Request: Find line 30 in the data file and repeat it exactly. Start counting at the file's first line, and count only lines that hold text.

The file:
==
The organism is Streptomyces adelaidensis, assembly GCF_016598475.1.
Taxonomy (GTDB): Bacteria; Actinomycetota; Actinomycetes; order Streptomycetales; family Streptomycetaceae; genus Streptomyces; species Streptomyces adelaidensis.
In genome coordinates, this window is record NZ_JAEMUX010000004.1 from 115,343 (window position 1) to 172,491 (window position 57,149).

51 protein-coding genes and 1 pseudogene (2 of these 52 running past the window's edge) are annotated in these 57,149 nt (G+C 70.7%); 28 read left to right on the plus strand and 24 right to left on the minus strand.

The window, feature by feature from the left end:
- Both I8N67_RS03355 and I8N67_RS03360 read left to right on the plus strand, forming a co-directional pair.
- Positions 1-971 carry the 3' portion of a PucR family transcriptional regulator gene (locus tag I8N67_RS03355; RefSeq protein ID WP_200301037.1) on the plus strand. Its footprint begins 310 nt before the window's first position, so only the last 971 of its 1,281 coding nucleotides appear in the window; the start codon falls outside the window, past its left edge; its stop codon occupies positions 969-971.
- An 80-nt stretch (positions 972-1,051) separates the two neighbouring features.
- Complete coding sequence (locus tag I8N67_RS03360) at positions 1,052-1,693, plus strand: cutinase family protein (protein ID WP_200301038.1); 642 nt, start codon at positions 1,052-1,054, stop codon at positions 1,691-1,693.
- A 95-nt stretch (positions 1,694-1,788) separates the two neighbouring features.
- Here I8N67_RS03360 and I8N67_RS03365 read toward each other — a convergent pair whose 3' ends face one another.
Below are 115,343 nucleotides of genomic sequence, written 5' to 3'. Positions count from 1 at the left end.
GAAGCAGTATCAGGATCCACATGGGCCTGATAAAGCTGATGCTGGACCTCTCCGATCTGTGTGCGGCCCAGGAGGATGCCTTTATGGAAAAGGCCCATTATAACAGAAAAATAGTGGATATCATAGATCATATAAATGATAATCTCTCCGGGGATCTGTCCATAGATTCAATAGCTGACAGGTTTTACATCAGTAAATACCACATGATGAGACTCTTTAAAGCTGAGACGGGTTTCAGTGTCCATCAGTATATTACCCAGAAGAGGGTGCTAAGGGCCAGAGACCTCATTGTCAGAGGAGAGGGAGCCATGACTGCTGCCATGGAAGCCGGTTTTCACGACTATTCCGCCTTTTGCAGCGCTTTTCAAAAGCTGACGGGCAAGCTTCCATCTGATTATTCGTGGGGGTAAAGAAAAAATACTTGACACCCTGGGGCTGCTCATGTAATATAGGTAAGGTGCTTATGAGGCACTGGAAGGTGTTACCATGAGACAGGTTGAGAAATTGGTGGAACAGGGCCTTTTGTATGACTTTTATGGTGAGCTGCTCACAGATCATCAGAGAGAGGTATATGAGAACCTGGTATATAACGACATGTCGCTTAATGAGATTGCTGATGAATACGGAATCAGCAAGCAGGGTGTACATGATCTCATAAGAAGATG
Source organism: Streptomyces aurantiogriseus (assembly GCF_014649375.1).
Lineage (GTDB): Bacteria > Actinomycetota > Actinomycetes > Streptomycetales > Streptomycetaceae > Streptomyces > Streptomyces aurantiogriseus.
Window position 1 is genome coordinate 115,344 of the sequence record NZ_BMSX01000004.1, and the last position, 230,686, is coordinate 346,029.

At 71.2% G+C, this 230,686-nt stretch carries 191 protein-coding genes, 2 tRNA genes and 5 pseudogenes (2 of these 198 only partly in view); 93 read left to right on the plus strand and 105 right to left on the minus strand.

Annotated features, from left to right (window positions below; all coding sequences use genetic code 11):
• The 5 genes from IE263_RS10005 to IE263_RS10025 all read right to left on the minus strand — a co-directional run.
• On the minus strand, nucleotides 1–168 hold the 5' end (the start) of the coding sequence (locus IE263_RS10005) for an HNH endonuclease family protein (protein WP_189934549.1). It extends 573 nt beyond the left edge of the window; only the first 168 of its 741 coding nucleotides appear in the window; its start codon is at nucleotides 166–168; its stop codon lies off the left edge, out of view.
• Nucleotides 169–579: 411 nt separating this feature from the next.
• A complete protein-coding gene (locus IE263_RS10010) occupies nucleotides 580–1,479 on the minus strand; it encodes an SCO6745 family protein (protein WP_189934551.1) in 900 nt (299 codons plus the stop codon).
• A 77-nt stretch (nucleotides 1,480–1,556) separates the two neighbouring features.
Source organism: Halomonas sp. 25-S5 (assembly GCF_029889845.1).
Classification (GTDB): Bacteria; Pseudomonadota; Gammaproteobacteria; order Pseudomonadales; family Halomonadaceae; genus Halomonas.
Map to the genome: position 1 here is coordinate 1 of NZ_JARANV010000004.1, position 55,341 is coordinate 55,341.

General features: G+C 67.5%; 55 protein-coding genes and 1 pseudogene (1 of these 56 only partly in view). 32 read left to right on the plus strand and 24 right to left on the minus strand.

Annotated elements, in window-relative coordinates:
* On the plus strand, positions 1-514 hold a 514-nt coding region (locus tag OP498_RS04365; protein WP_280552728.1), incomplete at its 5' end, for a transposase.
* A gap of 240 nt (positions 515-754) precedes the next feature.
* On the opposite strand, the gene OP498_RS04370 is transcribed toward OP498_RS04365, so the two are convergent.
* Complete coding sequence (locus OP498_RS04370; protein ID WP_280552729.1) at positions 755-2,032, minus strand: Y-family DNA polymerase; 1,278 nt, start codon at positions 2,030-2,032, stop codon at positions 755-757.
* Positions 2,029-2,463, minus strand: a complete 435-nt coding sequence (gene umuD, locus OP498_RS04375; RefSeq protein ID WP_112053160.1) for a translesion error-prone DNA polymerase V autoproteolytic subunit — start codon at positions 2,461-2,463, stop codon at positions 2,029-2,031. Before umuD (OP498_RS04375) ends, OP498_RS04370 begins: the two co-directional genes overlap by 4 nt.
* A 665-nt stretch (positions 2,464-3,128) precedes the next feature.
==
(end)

* A gap of 240 nt (positions 515-754) precedes the next feature.